Robots are ready and welcome to assist the elderly
Scientists around the world are developing hi-tech helpers that can perform daily tasks in the home, communicate and respond to an emergency
If you were given the option of robotic or human help to perform mundane household tasks, which would you choose?
According to a study by researchers at the Georgia Institute of Technology in the United States, a surprising number of people aged 65 to 93 years would opt for the former. While they still preferred human care for personal tasks, such as bathing, dressing and eating, participants who were shown a video of a robot’s capabilities would be happy to let a machine clean the kitchen, do laundry or take out the trash.
With the World Health Organisation predicting that by 2050, 22 per cent of the world’s population will be 60-plus years old, scientists in tech labs all over the globe are trying to figure out what role robotics may play in the home of the future, especially those of the elderly.
Much of this research is being conducted in Japan, where the population is ageing at unprecedented speed - twice as fast as Germany’s and more than four times faster than in France. Given that one-quarter of Japanese are already aged 65 or older, auto manufacturer Toyota is accelerating development of a home-help robot intended to assist elderly and disabled people in leading independent lives.
The Human Support Robot (HSR) programme, first announced in 2012, has advanced to a compact and highly manoeuvrable model with a folding arm which can pick up objects off the floor, bring things down from shelves and perform a variety of other tasks. The HSR will also be able to be operated remotely by family and friends, with the operator’s face and voice being relayed in real time. “This will allow for genuine human interaction as the HSR goes about its work,” says Toyota, which is now providing the prototype to partner organisations in Japan - mainly universities, research facilities and businesses - with the aim of progressing its software development and practical know-how. By April 2016, Toyota expects that around 10 research groups will be further refining its HSR.
Meanwhile, scientists from Japan’s Sumitomo Riko have developed an experimental nursing care robot, Robear, which is capable of lifting a patient from a bed into a wheelchair, or providing assistance to a patient who is able to stand up but requires help to do so. Weighing in at 140kg, Robear is lighter than its 230kg predecessor from 2011, and it incorporates a number of features that enable it to exert force “in a gentle way”. Specifically, it includes actuator units with a very low gear ratio, allowing for softer movement at the robotic joints, and tactile sensors made of rubber that are designed to lift patients without endangering them.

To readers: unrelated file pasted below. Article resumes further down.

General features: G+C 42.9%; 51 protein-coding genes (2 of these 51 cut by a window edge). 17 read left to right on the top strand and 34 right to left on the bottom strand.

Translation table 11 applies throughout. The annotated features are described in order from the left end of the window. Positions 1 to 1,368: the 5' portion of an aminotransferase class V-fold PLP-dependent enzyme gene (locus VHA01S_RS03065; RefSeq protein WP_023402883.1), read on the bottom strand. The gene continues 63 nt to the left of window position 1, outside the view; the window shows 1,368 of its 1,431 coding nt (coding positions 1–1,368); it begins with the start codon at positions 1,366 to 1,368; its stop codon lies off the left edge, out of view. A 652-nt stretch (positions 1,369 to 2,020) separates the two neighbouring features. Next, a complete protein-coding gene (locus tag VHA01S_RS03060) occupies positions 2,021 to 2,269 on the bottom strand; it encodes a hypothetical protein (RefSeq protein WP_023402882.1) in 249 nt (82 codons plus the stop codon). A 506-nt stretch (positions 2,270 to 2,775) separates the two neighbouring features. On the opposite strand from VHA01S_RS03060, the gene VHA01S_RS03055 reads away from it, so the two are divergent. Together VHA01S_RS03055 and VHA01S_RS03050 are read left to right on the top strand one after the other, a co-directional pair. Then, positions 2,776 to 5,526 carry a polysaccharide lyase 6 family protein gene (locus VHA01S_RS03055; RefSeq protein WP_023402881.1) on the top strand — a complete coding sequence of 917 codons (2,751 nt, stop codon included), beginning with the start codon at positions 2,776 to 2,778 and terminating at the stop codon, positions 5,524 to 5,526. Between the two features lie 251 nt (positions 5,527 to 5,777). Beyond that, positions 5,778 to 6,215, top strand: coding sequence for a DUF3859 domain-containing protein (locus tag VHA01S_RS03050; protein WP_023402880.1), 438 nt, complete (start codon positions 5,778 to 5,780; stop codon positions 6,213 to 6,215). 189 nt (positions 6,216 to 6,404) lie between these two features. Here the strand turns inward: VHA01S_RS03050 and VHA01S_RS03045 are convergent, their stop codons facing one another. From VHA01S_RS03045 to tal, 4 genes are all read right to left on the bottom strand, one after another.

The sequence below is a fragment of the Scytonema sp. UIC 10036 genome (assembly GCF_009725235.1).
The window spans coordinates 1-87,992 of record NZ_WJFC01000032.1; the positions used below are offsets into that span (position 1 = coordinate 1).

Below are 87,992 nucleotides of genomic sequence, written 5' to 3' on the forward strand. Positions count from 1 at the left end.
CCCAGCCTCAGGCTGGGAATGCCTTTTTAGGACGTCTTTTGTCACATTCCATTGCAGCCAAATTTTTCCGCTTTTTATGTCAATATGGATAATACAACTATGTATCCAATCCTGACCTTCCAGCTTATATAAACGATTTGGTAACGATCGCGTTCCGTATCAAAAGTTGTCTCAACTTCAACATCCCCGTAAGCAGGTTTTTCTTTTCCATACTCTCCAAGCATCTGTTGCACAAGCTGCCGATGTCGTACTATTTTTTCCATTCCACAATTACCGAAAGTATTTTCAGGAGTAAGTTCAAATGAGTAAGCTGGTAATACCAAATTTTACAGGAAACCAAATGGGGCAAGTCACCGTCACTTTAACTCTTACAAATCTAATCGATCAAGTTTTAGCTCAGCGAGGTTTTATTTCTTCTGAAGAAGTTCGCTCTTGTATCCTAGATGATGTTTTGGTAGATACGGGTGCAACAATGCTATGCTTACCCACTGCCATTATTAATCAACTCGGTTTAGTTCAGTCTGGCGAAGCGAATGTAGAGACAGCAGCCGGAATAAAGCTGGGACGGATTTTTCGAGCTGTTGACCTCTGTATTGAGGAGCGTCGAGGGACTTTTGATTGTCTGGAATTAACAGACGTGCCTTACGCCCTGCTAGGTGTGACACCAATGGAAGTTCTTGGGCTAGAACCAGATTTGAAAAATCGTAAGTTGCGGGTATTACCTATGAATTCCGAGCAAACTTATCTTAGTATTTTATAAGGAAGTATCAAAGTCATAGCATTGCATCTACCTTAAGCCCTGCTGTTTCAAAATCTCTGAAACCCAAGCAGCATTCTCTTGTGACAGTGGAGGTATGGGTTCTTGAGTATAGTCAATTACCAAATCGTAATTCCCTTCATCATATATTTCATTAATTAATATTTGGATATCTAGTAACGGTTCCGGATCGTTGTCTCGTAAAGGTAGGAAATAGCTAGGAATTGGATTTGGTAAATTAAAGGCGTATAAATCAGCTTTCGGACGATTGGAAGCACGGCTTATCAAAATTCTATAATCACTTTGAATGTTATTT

Toshiharu Mukai, former leader of the company’s Robot Sensor Systems Research Team, says robots are well-suited to tasks such as lifting, which are strenuous for humans and a major cause of lower back pain. “We really hope that this robot will lead to advances in nursing care, relieving the burden on caregivers today,” he says, adding that the robots should also look cute or friendly. “Patients, especially old people, don’t like mechanical appearance. They need to feel that robots are their friends."
Last year, six elderly people in Europe lived with a GiraffPlus robot as part of a trial for living independently past the usual point that they would be able to due to physical or cognitive difficulties. The robot works in sync with smart home technology such as environmental sensors around the house feeding back information about the occupant’s movements – alerting off-site carers in the event of a fall, for instance - and physiological sensors to track health readings such as blood pressure.
The German-designed Care-O-bot has similar functionality. It can perform a number of fetch-and-carry tasks; entertain and communicate - reminding an elderly person of important appointments, or when to take their medication - and respond to an emergency. According to the manufacturer, Care-O-bot 3 “is able to move towards the fallen person. At the same time, it can set up communication with an emergency centre, who can talk to the user by video telephone using the screen, speakers and microphone of the robot”.
And in Britain, Bristol Robotics Laboratory recently launched its latest project – a “living lab” with smart home functionality which enables robotics researchers, elderly people with assistive needs and those supporting them to work together in devising and testing new robotic solutions in a home environment.
The Anchor Robotics Personalised Assisted Living (ARPAL) facility is connected via a network of wireless sensors and Wi-fi cameras to a central controller. Data generated from the sensors will enable the researchers to detect patterns of activity in the house to build adaptable algorithms. The algorithms will then be used to record individual habits and devise personalised robotic systems adapted to individual lifestyles.
No one, as yet, is claiming that artificial intelligence is a substitute for human care. But with life expectancy at a record high, there’s no doubting the value of robots in supporting older adults in the future.